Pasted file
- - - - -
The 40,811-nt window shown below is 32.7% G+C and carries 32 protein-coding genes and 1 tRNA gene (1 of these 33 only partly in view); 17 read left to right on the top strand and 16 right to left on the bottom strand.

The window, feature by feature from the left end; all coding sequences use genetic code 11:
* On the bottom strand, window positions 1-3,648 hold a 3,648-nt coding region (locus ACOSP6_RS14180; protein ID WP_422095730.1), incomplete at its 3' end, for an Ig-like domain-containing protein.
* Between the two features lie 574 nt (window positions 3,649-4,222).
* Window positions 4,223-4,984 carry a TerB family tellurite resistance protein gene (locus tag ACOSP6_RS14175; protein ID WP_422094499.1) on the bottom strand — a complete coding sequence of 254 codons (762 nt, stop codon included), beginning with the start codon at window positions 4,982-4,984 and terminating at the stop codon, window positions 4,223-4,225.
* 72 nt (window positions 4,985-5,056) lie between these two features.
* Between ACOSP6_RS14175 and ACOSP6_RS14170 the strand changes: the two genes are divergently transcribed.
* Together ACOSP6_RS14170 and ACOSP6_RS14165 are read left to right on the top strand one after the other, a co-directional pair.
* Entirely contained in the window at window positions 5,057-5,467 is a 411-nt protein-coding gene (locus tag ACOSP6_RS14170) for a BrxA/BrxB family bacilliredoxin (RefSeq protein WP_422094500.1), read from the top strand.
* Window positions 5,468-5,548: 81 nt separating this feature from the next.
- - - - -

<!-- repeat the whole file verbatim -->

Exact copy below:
The 40,811-nt window shown below is 32.7% G+C and carries 32 protein-coding genes and 1 tRNA gene (1 of these 33 only partly in view); 17 read left to right on the top strand and 16 right to left on the bottom strand.

The window, feature by feature from the left end; all coding sequences use genetic code 11:
* On the bottom strand, window positions 1-3,648 hold a 3,648-nt coding region (locus ACOSP6_RS14180; protein ID WP_422095730.1), incomplete at its 3' end, for an Ig-like domain-containing protein.
* Between the two features lie 574 nt (window positions 3,649-4,222).
* Window positions 4,223-4,984 carry a TerB family tellurite resistance protein gene (locus tag ACOSP6_RS14175; protein ID WP_422094499.1) on the bottom strand — a complete coding sequence of 254 codons (762 nt, stop codon included), beginning with the start codon at window positions 4,982-4,984 and terminating at the stop codon, window positions 4,223-4,225.
* 72 nt (window positions 4,985-5,056) lie between these two features.
* Between ACOSP6_RS14175 and ACOSP6_RS14170 the strand changes: the two genes are divergently transcribed.
* Together ACOSP6_RS14170 and ACOSP6_RS14165 are read left to right on the top strand one after the other, a co-directional pair.
* Entirely contained in the window at window positions 5,057-5,467 is a 411-nt protein-coding gene (locus tag ACOSP6_RS14170) for a BrxA/BrxB family bacilliredoxin (RefSeq protein WP_422094500.1), read from the top strand.
* Window positions 5,468-5,548: 81 nt separating this feature from the next.